Why swing music?

Discussion in 'The Rehearsal Room' started by W.Rimmer, Nov 28, 2003.

  1. W.Rimmer

    W.Rimmer Member

    I've just been listening to "Listen to the Band" and "Big Band Special" on Radio 2's "Radio on Demand". Why on Earth do brass bands try to play swing music...especially on a radio network that broadcasts a highly professional and slick example of the genre? Their attempts to do so sound wooden and self-conscious. Jazz musicians cringe. To them it sounds comical. Listen to the contrast for yourselves!
    The BBC Big Band wouldn't try to play Zampa or Life Divine, they play the one style of music at which they are highly skilled. It is time we started to do the same. We need a more clearly defined musical identity to sell to the general public. An identity based on our own rich heritage.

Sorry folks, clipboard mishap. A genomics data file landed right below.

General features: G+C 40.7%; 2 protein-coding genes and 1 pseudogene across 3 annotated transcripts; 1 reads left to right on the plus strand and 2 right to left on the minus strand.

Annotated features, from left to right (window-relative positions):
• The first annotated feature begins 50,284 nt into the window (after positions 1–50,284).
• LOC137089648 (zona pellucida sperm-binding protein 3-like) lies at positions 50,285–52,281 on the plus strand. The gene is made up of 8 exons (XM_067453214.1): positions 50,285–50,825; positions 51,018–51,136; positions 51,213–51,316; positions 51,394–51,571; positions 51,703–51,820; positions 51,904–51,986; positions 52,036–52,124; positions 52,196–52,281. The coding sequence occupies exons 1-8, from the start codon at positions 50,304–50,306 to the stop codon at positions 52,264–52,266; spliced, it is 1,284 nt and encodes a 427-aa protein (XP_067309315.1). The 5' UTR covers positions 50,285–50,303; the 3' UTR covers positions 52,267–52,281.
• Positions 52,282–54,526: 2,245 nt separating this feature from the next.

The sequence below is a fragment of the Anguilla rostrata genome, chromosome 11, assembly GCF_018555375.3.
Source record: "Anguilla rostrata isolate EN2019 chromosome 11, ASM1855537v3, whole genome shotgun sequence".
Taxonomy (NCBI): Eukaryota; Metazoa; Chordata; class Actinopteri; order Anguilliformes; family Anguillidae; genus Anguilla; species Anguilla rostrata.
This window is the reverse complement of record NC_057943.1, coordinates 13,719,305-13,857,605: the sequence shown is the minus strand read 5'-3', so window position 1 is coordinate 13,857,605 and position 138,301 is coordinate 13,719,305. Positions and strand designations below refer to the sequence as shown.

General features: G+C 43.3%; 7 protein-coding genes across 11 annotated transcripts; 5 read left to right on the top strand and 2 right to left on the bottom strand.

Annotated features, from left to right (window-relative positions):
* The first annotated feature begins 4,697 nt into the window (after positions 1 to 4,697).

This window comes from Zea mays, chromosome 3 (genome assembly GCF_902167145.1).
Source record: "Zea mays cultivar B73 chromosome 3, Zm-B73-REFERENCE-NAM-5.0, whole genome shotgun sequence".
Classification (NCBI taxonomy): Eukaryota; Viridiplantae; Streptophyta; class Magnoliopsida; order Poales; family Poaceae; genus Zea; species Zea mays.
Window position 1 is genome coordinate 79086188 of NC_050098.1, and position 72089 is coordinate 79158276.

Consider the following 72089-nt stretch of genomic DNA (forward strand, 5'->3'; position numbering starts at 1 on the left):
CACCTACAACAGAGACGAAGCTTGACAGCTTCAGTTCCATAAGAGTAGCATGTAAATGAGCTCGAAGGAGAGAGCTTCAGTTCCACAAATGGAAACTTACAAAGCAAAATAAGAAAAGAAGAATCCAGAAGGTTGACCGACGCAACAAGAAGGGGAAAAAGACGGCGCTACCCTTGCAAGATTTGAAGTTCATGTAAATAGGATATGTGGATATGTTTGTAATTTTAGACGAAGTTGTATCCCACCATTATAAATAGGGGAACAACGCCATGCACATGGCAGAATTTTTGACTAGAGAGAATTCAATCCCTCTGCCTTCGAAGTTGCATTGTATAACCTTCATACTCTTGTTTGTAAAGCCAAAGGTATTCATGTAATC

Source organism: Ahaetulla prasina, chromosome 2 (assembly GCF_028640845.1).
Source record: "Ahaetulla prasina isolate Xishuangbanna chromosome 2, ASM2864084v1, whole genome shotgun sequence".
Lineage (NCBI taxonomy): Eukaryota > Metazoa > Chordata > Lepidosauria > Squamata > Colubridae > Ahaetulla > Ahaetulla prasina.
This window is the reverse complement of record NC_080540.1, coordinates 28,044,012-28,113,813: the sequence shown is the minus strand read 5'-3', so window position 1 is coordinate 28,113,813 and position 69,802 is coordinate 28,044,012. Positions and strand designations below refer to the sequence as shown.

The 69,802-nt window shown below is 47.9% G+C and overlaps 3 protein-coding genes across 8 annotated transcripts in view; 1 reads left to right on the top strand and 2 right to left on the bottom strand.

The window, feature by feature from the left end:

I expect I may be shot down in flames, but that is how I see it!

  2. Aidan

    Aidan Active Member

    agreed :D
    the vib is comical
  3. Keppler

    Keppler Moderator Staff Member

    Commence firing.

    I play music I like to play. That's why I do it. Not for any pretensions that I will "improve the movement" or because I'm supposed to or not supposed to play it.

    I think that "stepping into a defined box" would be taking several dozen steps backward.

    p.s. When I hear any of today's "pop" hits on radio, I cringe too.
  4. JessopSmythe

    JessopSmythe Active Member

    All depends on the band in question. Some bands can, some can't. Just like some bands do really well on set test pieces and crash and burn in entertainments contests. It does help a lot if the conductor has experience or at least an interest in a wide range of music.
  5. W.Rimmer

    W.Rimmer Member

    OK, but don't you ever share with me that feeling of wanting to die from embarrassment because you are publicly performing something that makes you sound tasteless and unskilled?
  6. PeterBale

    PeterBale Moderator Staff Member